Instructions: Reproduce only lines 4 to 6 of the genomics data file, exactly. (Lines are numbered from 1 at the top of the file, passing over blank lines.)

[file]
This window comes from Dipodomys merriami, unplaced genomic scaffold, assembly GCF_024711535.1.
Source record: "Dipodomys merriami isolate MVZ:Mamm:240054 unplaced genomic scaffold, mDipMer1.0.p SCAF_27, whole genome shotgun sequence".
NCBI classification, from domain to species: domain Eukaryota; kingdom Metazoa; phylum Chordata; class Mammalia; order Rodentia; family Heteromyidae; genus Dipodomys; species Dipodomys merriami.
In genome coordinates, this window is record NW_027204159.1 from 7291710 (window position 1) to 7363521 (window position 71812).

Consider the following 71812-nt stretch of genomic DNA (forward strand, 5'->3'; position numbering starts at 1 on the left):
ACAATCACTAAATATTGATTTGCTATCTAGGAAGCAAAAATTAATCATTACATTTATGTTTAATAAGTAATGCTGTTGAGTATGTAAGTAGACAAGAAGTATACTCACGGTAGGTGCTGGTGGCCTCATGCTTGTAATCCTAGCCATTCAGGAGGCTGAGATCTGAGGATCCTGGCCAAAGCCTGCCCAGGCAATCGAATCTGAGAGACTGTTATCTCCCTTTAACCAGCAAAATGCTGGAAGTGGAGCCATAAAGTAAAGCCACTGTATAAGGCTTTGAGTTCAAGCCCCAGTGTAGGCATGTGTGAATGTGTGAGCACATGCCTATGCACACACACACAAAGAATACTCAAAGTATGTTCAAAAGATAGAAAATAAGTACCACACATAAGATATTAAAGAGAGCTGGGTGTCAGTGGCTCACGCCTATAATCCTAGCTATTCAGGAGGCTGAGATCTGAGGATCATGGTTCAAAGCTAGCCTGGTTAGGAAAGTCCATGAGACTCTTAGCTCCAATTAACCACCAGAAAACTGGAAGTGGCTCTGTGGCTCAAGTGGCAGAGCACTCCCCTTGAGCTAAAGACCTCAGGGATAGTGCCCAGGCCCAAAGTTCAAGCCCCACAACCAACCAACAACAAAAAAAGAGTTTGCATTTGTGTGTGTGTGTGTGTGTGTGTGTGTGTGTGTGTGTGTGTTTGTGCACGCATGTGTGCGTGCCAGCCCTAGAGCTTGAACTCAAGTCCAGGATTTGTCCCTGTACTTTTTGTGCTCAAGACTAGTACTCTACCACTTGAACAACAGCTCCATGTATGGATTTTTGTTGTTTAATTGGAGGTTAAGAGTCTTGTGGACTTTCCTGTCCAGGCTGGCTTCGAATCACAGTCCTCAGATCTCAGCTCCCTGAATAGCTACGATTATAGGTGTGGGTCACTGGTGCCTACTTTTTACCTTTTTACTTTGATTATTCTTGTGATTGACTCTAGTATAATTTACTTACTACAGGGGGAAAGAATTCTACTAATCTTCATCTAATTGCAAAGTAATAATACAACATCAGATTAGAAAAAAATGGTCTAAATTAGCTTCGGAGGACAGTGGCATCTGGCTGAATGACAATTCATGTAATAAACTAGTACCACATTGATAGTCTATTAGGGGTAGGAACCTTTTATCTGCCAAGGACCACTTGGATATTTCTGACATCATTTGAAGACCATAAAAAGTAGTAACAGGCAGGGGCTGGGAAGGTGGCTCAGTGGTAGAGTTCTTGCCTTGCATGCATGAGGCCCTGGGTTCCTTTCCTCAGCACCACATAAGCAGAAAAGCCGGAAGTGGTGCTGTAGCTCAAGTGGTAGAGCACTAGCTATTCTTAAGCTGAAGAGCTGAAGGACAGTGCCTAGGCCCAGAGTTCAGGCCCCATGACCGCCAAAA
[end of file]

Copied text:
In genome coordinates, this window is record NW_027204159.1 from 7291710 (window position 1) to 7363521 (window position 71812).

Consider the following 71812-nt stretch of genomic DNA (forward strand, 5'->3'; position numbering starts at 1 on the left):
ACAATCACTAAATATTGATTTGCTATCTAGGAAGCAAAAATTAATCATTACATTTATGTTTAATAAGTAATGCTGTTGAGTATGTAAGTAGACAAGAAGTATACTCACGGTAGGTGCTGGTGGCCTCATGCTTGTAATCCTAGCCATTCAGGAGGCTGAGATCTGAGGATCCTGGCCAAAGCCTGCCCAGGCAATCGAATCTGAGAGACTGTTATCTCCCTTTAACCAGCAAAATGCTGGAAGTGGAGCCATAAAGTAAAGCCACTGTATAAGGCTTTGAGTTCAAGCCCCAGTGTAGGCATGTGTGAATGTGTGAGCACATGCCTATGCACACACACACAAAGAATACTCAAAGTATGTTCAAAAGATAGAAAATAAGTACCACACATAAGATATTAAAGAGAGCTGGGTGTCAGTGGCTCACGCCTATAATCCTAGCTATTCAGGAGGCTGAGATCTGAGGATCATGGTTCAAAGCTAGCCTGGTTAGGAAAGTCCATGAGACTCTTAGCTCCAATTAACCACCAGAAAACTGGAAGTGGCTCTGTGGCTCAAGTGGCAGAGCACTCCCCTTGAGCTAAAGACCTCAGGGATAGTGCCCAGGCCCAAAGTTCAAGCCCCACAACCAACCAACAACAAAAAAAGAGTTTGCATTTGTGTGTGTGTGTGTGTGTGTGTGTGTGTGTGTGTGTGTGTTTGTGCACGCATGTGTGCGTGCCAGCCCTAGAGCTTGAACTCAAGTCCAGGATTTGTCCCTGTACTTTTTGTGCTCAAGACTAGTACTCTACCACTTGAACAACAGCTCCATGTATGGATTTTTGTTGTTTAATTGGAGGTTAAGAGTCTTGTGGACTTTCCTGTCCAGGCTGGCTTCGAATCACAGTCCTCAGATCTCAGCTCCCTGAATAGCTACGATTATAGGTGTGGGTCACTGGTGCCTACTTTTTACCTTTTTACTTTGATTATTCTTGTGATTGACTCTAGTATAATTTACTTACTACAGGGGGAAAGAATTCTACTAATCTTCATCTAATTGCAAAGTAATAATACAACATCAGATTAGAAAAAAATGGTCTAAATTAGCTTCGGAGGACAGTGGCATCTGGCTGAATGACAATTCATGTAATAAACTAGTACCACATTGATAGTCTATTAGGGGTAGGAACCTTTTATCTGCCAAGGACCACTTGGATATTTCTGACATCATTTGAAGACCATAAAAAGTAGTAACAGGCAGGGGCTGGGAAGGTGGCTCAGTGGTAGAGTTCTTGCCTTGCATGCATGAGGCCCTGGGTTCCTTTCCTCAGCACCACATAAGCAGAAAAGCCGGAAGTGGTGCTGTAGCTCAAGTGGTAGAGCACTAGCTATTCTTAAGCTGAAGAGCTGAAGGACAGTGCCTAGGCCCAGAGTTCAGGCCCCATGACCGCCAAAA